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The Piano - Key, Hammer And String - Part 1

The piano, while similar in some of its features too many other kinds of musical instruments, differs materially in several important points from all other kinds. It resembles the Violin, Harp, Guitar, Zither, Dulcimer, in its being stringed. It resembles the Drum, Triangle, Cymbals, Tambourine, Dulcimer, in its being dependent on percussion for the production of its tone; and it resembles the Organ, Clarinet, Concertina, in its being keyed.

But it differs from all of these instruments in the following important points. Firstly, in its being dependent on the player's method of finger push on the key for its quality of tone. Secondly, in its being dependent on rapidity of finger push for its quantity of tone and thirdly, in its being dependent on keys for the means of producing percussion. The actual mechanism of percussion, namely, the hammers, being reachable only through the pressing of the keys.

It is probably from a want of appreciation of this last fact, that the piano has come to be considered rather as a keyed instrument than as a stringed one.

The distinctive feature of the piano is, then, the system of its key mechanism.

As the seat of tone, the wire, is made to sound only by a series of communication, starting with the key, it is therefore necessary to understand the method by which this communication is conducted and kept open.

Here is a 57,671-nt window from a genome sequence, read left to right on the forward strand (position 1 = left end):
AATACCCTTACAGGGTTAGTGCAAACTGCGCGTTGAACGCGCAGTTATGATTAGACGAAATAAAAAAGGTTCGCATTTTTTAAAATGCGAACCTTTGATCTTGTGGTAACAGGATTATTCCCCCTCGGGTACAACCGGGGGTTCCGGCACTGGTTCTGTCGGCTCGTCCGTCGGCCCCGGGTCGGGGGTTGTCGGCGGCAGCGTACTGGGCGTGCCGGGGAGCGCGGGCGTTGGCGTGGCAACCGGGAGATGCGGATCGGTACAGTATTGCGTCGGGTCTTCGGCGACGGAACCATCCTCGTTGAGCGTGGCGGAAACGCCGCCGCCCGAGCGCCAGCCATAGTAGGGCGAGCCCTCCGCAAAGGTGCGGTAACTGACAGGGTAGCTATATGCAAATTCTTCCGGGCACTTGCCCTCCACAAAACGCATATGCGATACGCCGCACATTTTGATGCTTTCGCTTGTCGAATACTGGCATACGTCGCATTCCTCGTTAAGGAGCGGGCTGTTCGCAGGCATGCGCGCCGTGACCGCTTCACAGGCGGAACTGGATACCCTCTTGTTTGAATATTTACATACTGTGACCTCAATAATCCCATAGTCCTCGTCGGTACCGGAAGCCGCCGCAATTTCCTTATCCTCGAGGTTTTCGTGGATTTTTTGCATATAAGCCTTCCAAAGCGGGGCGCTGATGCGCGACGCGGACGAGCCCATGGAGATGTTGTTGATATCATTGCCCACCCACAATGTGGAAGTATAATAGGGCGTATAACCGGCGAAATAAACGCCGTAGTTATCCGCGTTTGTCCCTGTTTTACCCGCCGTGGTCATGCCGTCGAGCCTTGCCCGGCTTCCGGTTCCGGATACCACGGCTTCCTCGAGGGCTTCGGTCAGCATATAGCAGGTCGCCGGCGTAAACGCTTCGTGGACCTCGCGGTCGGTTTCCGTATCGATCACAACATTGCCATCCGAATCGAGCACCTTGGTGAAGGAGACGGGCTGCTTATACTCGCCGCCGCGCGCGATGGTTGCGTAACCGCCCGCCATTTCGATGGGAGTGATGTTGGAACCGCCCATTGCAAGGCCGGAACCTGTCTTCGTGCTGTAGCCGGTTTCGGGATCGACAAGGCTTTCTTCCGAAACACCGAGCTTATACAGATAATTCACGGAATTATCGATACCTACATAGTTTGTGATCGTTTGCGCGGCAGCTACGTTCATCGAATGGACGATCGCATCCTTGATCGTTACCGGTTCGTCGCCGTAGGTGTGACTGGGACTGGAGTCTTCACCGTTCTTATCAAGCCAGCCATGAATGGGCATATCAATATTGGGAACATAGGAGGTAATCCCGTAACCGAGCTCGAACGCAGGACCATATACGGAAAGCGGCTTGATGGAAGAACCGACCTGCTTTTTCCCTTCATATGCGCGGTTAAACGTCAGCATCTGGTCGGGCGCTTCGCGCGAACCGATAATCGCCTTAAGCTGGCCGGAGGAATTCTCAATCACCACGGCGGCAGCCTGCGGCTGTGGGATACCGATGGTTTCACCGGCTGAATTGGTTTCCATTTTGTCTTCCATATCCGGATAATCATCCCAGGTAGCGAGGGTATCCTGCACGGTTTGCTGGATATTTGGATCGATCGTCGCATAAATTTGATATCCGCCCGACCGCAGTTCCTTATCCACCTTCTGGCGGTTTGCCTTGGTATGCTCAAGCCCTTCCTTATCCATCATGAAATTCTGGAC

The piano key is, basically, a lever that's lifts the hammer that strikes the string. It is a lever of the first class, its fulcrum, or prop, lying between the power and the weight. In the case of the piano, this fulcrum, or centre on which the lever works, is placed about halfway between its two ends, the hammer (with some small intermediate mechanism) being the weight, and the finger the power acting on it. The very limited area should be noticed within which the action of the key is confined.

The immediate factor of tone is the hammer. The hammer, by means of intermediate mechanism, being in direct and close contact with the far end of the key, is raised when the near end is depressed by the finger or any weight; and the force with which the hammer is made to strike the string is in proportion to the speed brought to bear on the piano key by the finger at the moment of the push. Quantity of tone is thus the result of the amount of speed used in pushing the key down.

When the string has been struck by the hammer, the hammer falls back immediately, to allow the string to vibrate freely. This fallback of the hammer is, however, not a return to the position occupied by it before the stroke; it does not fall completely back until the key is allowed to rise. When the piano key rises, the hammer returns to its original position, and is ready for the next key push.

It is of great importance for the student to remember that the hammer is always at some distance from the wire. Except during the very short period of time spent in striking; that after having struck the wire it leaves it instantaneously to assume the half position described above; and that it is powerless to do any more work until after the key has been allowed to rise.

Submitted by:

Mike Shaw

Mike Shaw is an organist and music teacher who has produced a selection of downloadable music books for anyone who wishes to learn to play the piano, organ or keyboard. To find out more visit his websites http://www.mikesmusicroom.co.uk and http://www.keyboardsheetmusic.co.uk


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